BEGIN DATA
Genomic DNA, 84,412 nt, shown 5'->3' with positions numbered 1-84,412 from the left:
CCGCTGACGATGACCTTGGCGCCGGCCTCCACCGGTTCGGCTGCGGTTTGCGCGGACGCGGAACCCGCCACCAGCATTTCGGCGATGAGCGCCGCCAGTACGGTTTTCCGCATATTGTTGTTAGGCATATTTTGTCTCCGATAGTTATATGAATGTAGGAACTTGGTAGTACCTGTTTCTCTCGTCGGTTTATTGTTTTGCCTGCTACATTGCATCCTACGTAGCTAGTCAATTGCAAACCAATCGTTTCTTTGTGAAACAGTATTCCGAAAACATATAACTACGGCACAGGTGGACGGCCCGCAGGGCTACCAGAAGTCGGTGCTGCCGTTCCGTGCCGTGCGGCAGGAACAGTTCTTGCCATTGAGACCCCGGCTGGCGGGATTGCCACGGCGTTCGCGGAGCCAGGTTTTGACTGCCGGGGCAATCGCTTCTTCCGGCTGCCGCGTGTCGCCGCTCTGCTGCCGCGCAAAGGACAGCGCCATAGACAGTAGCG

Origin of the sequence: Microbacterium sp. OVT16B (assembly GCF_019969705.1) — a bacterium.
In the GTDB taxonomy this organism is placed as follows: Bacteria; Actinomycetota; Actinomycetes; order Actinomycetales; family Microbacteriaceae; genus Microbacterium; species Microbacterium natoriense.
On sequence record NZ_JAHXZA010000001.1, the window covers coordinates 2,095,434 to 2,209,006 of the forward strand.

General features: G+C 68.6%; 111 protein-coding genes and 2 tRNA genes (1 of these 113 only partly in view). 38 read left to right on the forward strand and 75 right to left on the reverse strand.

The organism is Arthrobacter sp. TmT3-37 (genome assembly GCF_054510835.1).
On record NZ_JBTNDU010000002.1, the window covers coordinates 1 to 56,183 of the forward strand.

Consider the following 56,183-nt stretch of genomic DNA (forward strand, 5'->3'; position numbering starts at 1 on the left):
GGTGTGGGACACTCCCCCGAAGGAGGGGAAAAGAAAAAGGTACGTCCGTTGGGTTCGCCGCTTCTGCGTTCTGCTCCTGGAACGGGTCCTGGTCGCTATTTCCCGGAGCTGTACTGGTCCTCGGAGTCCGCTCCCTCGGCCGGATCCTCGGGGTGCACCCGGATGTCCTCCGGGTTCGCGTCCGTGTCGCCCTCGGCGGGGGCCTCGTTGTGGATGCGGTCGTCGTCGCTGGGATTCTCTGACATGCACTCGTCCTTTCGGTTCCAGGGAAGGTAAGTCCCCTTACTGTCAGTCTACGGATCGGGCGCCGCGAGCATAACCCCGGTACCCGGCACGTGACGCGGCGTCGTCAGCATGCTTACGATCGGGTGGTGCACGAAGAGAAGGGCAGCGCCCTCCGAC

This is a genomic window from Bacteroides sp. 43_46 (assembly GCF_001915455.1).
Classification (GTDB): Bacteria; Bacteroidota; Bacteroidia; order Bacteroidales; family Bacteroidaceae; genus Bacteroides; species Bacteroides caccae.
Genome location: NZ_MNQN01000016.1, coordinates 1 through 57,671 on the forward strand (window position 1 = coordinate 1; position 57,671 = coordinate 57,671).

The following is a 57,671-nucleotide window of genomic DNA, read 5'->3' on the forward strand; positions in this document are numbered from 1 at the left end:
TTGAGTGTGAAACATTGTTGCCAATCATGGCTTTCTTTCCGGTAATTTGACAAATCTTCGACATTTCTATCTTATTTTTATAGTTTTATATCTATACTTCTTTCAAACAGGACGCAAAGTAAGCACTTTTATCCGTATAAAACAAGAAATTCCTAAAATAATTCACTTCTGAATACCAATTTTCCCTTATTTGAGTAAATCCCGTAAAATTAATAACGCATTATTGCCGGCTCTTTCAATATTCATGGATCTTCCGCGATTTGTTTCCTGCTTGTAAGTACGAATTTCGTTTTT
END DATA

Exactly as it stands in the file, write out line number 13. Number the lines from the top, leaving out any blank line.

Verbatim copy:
Genome location: NZ_MNQN01000016.1, coordinates 1 through 57,671 on the forward strand (window position 1 = coordinate 1; position 57,671 = coordinate 57,671).